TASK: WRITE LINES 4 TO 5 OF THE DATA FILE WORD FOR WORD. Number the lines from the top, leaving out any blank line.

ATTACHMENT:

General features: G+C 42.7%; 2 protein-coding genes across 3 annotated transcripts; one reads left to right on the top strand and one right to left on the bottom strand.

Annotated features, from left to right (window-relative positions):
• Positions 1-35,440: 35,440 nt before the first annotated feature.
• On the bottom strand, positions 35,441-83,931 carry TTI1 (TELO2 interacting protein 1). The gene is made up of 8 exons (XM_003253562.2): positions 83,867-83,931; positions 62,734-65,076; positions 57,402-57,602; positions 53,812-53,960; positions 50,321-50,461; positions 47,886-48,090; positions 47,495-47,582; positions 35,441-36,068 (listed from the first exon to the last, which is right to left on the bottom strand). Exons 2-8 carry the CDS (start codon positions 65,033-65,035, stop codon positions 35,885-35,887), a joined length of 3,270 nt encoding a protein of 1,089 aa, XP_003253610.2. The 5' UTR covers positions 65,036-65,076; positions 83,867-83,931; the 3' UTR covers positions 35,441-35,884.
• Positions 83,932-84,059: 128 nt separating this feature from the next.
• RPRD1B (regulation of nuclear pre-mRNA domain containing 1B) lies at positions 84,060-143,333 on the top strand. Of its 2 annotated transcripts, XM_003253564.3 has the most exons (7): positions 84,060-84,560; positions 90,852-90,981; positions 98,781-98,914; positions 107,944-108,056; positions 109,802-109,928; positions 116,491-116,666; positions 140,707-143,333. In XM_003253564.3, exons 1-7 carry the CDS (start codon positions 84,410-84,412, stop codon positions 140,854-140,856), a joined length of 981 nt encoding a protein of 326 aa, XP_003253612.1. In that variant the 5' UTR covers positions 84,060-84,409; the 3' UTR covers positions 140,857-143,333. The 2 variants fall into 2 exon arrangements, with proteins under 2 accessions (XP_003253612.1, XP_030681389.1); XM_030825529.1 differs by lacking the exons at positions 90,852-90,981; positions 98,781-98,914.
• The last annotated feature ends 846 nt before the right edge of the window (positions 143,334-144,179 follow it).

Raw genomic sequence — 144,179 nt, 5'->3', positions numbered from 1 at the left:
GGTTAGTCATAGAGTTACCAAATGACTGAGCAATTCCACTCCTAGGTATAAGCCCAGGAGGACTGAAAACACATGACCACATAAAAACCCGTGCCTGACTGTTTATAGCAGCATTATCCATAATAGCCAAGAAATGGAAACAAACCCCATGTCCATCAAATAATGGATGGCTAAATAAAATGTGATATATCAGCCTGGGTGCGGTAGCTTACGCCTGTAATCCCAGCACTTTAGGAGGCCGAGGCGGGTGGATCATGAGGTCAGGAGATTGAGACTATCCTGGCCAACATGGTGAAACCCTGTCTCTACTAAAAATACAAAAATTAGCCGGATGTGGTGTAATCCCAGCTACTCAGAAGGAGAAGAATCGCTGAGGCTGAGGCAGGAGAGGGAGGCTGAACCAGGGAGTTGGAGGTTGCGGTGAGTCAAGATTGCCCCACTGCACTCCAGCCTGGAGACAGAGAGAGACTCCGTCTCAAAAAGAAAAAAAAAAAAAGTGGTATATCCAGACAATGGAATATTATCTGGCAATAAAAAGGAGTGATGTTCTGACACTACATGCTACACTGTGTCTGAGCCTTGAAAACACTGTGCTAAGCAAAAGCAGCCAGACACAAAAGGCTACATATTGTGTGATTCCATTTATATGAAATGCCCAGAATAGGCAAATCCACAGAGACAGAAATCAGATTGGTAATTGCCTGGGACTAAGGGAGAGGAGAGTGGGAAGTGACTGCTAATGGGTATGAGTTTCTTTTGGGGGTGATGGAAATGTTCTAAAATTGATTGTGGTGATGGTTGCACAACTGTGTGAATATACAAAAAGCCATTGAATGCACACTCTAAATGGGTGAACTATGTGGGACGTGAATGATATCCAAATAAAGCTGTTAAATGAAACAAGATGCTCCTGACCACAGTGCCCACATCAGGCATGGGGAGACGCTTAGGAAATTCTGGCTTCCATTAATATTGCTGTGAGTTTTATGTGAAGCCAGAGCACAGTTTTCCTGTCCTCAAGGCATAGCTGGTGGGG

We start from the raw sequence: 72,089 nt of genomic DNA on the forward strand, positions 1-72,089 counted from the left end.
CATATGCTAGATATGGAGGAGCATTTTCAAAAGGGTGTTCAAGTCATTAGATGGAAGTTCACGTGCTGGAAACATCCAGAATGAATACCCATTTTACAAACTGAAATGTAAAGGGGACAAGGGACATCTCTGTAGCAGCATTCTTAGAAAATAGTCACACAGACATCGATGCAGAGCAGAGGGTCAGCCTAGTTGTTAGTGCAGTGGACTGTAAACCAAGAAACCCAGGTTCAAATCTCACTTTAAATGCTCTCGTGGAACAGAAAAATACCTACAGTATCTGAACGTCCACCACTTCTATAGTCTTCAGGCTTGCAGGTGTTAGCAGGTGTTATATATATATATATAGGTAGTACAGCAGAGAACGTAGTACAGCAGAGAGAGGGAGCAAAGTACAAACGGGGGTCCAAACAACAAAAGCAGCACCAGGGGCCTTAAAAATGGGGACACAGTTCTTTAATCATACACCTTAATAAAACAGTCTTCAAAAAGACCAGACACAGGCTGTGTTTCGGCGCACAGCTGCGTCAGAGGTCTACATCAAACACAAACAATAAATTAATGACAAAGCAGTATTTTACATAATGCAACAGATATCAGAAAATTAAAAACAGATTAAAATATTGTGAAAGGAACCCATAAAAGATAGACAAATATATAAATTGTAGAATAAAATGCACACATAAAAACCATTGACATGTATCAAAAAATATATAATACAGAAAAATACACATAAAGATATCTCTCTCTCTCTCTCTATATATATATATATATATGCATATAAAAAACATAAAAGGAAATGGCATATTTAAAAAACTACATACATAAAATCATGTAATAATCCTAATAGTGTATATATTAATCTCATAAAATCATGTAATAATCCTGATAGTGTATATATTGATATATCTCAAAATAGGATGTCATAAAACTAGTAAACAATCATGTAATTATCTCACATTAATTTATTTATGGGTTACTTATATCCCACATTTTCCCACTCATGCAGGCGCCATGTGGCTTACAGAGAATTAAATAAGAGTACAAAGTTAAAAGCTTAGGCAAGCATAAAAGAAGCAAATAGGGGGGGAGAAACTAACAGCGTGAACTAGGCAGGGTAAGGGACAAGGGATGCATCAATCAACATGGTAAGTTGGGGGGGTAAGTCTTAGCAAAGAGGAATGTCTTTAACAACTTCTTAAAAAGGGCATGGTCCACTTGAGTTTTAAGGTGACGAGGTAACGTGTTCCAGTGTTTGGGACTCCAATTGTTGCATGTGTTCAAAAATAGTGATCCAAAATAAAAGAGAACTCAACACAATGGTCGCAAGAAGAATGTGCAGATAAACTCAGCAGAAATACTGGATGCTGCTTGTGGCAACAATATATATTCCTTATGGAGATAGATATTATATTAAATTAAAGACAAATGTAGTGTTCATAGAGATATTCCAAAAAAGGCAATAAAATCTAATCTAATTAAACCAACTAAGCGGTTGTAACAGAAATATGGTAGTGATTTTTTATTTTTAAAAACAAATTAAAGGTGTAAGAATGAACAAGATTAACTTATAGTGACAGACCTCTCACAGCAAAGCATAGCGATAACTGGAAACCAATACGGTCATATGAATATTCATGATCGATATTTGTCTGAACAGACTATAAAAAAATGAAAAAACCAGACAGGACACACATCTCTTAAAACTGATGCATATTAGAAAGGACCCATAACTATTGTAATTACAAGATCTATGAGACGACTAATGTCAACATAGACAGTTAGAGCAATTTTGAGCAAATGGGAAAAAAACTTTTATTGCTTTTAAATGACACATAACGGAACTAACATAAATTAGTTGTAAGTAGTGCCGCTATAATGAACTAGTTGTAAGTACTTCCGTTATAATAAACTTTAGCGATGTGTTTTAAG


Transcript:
• On the bottom strand, positions 35,441-83,931 carry TTI1 (TELO2 interacting protein 1). The gene is made up of 8 exons (XM_003253562.2): positions 83,867-83,931; positions 62,734-65,076; positions 57,402-57,602; positions 53,812-53,960; positions 50,321-50,461; positions 47,886-48,090; positions 47,495-47,582; positions 35,441-36,068 (listed from the first exon to the last, which is right to left on the bottom strand). Exons 2-8 carry the CDS (start codon positions 65,033-65,035, stop codon positions 35,885-35,887), a joined length of 3,270 nt encoding a protein of 1,089 aa, XP_003253610.2. The 5' UTR covers positions 65,036-65,076; positions 83,867-83,931; the 3' UTR covers positions 35,441-35,884.
• Positions 83,932-84,059: 128 nt separating this feature from the next.